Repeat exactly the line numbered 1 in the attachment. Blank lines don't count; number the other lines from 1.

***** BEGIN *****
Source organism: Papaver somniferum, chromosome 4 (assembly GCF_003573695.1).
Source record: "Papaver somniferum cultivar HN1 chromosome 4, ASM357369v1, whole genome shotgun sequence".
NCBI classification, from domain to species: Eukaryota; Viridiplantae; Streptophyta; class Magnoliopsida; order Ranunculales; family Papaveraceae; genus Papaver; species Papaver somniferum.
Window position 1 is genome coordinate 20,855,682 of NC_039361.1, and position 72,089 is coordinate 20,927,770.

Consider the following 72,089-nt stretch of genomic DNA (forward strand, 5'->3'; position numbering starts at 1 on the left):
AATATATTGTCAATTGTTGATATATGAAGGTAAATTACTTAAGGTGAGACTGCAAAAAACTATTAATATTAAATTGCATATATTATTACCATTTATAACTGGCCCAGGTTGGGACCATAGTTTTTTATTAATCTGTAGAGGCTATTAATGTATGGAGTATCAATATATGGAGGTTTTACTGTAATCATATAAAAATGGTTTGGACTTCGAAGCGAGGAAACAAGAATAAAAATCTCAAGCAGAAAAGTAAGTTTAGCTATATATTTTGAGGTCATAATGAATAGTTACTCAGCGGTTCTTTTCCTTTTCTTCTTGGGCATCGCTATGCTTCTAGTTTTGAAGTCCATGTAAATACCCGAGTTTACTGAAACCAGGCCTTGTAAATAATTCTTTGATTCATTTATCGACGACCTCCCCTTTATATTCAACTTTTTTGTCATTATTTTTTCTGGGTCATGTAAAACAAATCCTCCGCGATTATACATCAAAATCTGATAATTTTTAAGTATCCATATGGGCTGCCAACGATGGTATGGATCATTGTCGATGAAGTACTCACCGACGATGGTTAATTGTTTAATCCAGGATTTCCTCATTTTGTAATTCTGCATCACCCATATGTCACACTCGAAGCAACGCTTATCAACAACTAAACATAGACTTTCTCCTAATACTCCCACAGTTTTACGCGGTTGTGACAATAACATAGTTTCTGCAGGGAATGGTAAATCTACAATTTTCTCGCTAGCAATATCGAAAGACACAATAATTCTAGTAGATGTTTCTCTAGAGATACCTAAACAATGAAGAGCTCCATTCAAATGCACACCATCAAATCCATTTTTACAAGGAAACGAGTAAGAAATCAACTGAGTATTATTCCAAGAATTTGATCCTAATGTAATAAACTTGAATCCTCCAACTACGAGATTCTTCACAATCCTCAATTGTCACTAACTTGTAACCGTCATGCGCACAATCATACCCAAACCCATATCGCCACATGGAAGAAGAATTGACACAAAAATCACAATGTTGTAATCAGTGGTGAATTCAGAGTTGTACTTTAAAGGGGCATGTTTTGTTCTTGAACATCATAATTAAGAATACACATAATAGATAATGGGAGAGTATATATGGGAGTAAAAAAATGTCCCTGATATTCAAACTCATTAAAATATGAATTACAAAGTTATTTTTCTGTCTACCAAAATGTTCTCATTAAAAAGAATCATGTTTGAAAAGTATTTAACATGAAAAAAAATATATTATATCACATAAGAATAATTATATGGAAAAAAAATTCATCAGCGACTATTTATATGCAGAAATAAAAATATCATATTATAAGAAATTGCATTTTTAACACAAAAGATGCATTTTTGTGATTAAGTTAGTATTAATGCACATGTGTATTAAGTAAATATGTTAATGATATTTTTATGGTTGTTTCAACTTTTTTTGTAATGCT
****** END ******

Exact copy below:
Source organism: Papaver somniferum, chromosome 4 (assembly GCF_003573695.1).